The archipelago of Bocas del Toro is a biodiversity hotspot with both lowland tropical rain forest and coral reefs, which are the most biodiverse terrestrial and marine ecosystems on earth, respectively. For this reason, I was thrilled to have the opportunity to study in this location. I had never visited a coral reef, not to mention snorkeled or observed any marine ecosystem firsthand, and coming primarily from an entomological background, I really lacked knowledge in fish biology and other invertebrate life, most of which occurs in the ocean. Because of this, everything I experienced both at the coral reefs and out of the water in lecture was new to me. Before speaking about the coral reefs as I experienced them, it is important for me to emphasize the vulnerability of the both the forest and marine ecosystems. Islands consist of extremely diverse habitats packed with high biodiversity and intricate interspecific interactions that maintain balance, making them both unique and fragile – perturbations in ecosystems (including human-induced ones) such as decline/loss of certain species can have profound cascading effects if there is no other species to fill in their functional role. Island species tend to be distinct from mainland ones since geographical isolation has allowed for divergence as well as the accumulation of adaptations specific to the island dynamics. One example that was evident in Bocas del Toro was the yellow morph of the poison dart frog Oophaga pumilio, most famous for its red and blue (strawberry/blue jeans) morph that can be found in areas such as La Selva. Since each island in Bocas del Toro has been isolated for thousands of years, there is a distinct color morph found on each of them.
Because I had never snorkeled before, it was exhilarating to be able to see the expansive coral reefs through almost crystal clear water just a few meters below me. Prior to this moment, I had considered myself as a very terrestrial-oriented person, but watching all the fish and invertebrates at work made me realize the complexity and richness of life that was occurring in this foreign world. It was as if I was swimming in an aquarium, except with seafloor activity packed with unexpected creatures: sea urchins pulsated as I approached, starfish were plastered against the sand, and coral reefs, sea grass, and sponges of every color imaginable were present. I saw brain corals half the size of a small car, teeming with tropical fish of assorted and attractive coloring. Many moments left lasting impacts for me, and here I will share just a few of them. As I entered the waters connecting the mangrove forest with the coral reefs, I saw a large cloud of dust as if a large animal was kicking up sand. As I neared, a large stingray exited the cloudy waters and rested on the sea floor under me. I could see the edges of its body fluctuating as it moved and the gills near its eyes open and close every second or so. Its large barbed tail was both impressive and mildly alarming since it measured a little under a meter. When my friend, Sequoia, moved around to the backside of the ray I was able to get a better idea of its size, and I felt honored that this sea animal would allow us humans as poorly-equipped aquatic beings to observe it. One of my goals of the trip was to find a cephalopod, so I was very excited to find several squid in deeper waters. I am not a very good snorkeler, so diving down to get a good look at the squid took a lot of effort on my part, but I ended up diving down dozens of times just to be able to be in closer proximity to these remarkable beings. Cephalopods intrigue me since such a developed nervous system and intelligence has evolved in a taxon that fundamentally differs in structure to that of humans and other vertebrates.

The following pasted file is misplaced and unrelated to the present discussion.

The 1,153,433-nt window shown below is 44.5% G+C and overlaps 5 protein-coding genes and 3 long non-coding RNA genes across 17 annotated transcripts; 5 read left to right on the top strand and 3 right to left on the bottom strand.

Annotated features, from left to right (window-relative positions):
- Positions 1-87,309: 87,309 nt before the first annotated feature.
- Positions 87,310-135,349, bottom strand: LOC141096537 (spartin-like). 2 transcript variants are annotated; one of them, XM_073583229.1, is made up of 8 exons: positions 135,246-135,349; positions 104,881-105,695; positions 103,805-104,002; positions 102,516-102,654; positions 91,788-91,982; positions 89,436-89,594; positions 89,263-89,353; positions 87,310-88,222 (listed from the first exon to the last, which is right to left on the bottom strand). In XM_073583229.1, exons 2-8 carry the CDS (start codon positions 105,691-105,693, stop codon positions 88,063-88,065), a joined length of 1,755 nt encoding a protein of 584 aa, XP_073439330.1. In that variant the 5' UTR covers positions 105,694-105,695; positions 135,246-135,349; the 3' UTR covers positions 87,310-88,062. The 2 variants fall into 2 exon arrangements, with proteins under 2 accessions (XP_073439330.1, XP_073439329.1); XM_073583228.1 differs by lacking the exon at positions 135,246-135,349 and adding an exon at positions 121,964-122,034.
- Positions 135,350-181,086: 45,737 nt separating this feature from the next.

Another time I was following a large school of fish, each about 1/5 of a meter in length. Since these fish were larger than fish in other schools I had been surrounded by, I briefly thought: how cool would that be if I saw a predator nearby? Almost instantaneously, I decided to look in front of me in the water, since I had been looking down, and a couple of meters ahead floated a large barracuda. I could not believe how big it was at first, but after moving my head and realizing my depth perception was accurate, I understood that I was looking at a 4.5-5 foot animal, almost as long as I am tall. Although the barracuda held a stern and focused expression, it didn’t seem to mind my presence or perceive me as a threat. After a couple of seconds it slowly swam away from me, and as I followed, it casually slipped into the darkness. Like in most of my experience underwater, I felt such a privilege to be able to see life that lives in a medium that is not my element.